The chair of the Ontario Network of Women in Engineering (ONWiE) recalls asking some Girl Guides during an event what they thought an engineer looked like.
The nine and 10-year-olds went to work drawing their visions. When asked to show their illustrations, Mary Wells says the pictures that came back were of men, typically in some sort of uniform, carrying tools and appearing like a mechanic or train engineer.
"There’s just a real lack of knowledge about what engineering is. As a child, you would never go interact with an engineer. Yet, it’s all embedded all around us," she says.
"You sort of see the fingerprints of all the engineers that have done that work, but very rarely do you get to meet one in person, see what they do."
Such is the reason why she says events like Go Engineering (ENG) Girl are important, as it gives young women a chance to explore the wide range of opportunities through group activities, meeting with engineers and hearing about the profession. Recently, universities across Ontario hosted the 10th Go ENG Girl event for students in Grades 7 through 10 and their parents.
"We had over 950 girls attend," Wells explains.
ONWiE was formed in 2005 between all the schools and faculties of engineering across Ontario. This network aims to support current female engineers, students, and encourage the next generation of women to pursue careers in the field.
"We’ve all decided to work together," says Wells.
"One of the big messages is, take the math and sciences in high school to make sure by the time you get to Grade 12 you are still able to apply for engineering. The big problem is Grade 12 physics. There’s a huge drop off for both men and women in Grade 12 physics, but by far a larger portion of women. The proportion of women in Grade 12 physics is 33 per cent. This is one of the big barriers. Our engineering-ready girls, let’s say from high school, it’s only 33 per cent. That’s something we need to address."
Edwin Tam, assistant dean, student affairs for the Faculty of Engineering at the University of Windsor says year after year he sees the event succeed in spreading the message that young women can make successful engineers.
"We had about 57 young girls participate in the event itself (at the school)," he says, adding there is a stereotype that women don’t normally get into engineering.
"A lot of young girls, they don’t necessarily consider engineering because it does have a history of being male dominated, even though there’s a lot of very well-known female engineers. Even on a more general level, regardless of whether you’re a boy or a girl, engineering doesn’t have quite the exposure that people necessarily want. My running joke is there’s no good TV show. We don’t have a Criminal Minds, or a Saving Grace. They think of lawyers, doctors, forensics, that kind of thing. They don’t automatically think of engineers, even though engineering is basically everywhere."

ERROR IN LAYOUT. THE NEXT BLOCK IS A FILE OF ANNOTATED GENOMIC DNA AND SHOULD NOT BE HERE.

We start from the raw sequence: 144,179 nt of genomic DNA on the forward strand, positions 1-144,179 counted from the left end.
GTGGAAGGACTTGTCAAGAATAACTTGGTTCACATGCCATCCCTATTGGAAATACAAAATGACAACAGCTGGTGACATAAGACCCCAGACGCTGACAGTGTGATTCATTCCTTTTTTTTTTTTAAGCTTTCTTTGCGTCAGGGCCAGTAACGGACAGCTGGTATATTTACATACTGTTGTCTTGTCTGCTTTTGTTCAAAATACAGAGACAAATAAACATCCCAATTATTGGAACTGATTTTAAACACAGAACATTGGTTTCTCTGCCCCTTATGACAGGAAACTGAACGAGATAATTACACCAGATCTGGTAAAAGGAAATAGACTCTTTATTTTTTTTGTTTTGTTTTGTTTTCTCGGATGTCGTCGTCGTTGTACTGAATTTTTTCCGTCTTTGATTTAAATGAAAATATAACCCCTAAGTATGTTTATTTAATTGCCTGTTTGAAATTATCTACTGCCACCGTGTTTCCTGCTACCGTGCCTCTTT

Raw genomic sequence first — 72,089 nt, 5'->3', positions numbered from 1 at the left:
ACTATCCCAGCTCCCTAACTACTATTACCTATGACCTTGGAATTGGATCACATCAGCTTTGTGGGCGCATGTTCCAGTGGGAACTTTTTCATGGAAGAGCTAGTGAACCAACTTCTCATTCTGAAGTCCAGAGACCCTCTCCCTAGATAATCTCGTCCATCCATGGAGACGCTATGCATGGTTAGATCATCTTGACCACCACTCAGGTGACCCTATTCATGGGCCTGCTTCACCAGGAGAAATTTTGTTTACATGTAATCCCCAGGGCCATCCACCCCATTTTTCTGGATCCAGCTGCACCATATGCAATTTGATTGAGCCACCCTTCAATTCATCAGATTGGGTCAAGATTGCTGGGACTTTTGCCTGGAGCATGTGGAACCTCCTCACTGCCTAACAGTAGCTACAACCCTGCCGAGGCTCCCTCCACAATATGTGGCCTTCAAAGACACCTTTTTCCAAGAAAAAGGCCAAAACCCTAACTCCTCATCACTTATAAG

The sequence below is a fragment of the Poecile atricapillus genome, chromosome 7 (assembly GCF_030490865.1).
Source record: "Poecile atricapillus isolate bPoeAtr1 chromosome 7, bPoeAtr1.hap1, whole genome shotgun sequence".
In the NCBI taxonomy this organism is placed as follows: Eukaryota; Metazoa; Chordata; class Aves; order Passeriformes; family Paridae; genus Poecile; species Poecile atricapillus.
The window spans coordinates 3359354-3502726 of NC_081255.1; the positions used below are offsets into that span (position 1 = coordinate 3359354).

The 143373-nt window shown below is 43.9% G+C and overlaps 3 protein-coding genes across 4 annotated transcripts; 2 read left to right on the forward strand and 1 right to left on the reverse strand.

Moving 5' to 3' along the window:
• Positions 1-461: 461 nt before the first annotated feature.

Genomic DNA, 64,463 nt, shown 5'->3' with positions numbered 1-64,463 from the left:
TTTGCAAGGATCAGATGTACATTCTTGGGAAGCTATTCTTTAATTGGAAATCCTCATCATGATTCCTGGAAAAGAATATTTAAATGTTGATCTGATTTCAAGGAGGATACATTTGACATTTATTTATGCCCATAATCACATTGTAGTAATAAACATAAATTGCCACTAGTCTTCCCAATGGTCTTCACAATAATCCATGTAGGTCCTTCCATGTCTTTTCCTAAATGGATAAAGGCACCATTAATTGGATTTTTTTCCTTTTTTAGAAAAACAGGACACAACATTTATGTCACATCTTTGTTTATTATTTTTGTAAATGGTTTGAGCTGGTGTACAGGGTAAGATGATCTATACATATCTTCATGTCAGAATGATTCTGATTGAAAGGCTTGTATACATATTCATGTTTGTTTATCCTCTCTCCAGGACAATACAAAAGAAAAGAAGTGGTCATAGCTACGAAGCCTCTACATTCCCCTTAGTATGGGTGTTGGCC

Wells echoes Tam’s sentiments, stating there are some misconceptions.
"They think engineers are spending all their time at the computer. But there’s lots of times you’re out in the field," she says.
"They (also) tend to think it’s not very creative, like you’re just fixing a little cog in a big machine, whereas it’s a very creative process. They don’t think that the work they would do as an engineer could really help the world. You rarely see the connection between what engineers do and how it helps the world. We’re trying to change that message."
Through Go ENG Girl, the results are starting to show.
"One of my metrics for success is we started to look at application rates. Ten years ago the percentage of women that were applying to study engineering across Ontario…was about 16 per cent. Now we’re up to about 22 per cent," Wells states.
The event is also garnering interest outside of the province, with the University of British Columbia taking part this year.
"It’s a program I would like to see go national," Wells says.
Tam adds getting more women in the engineering workforce would only serve as an asset, as many of them make "strong graduates."
"If you don’t have enough sufficient women in the workforce for engineering, you’re missing out on half of the human population in terms of talent and ability," Tam explains.
"Engineering is not a gender-based profession."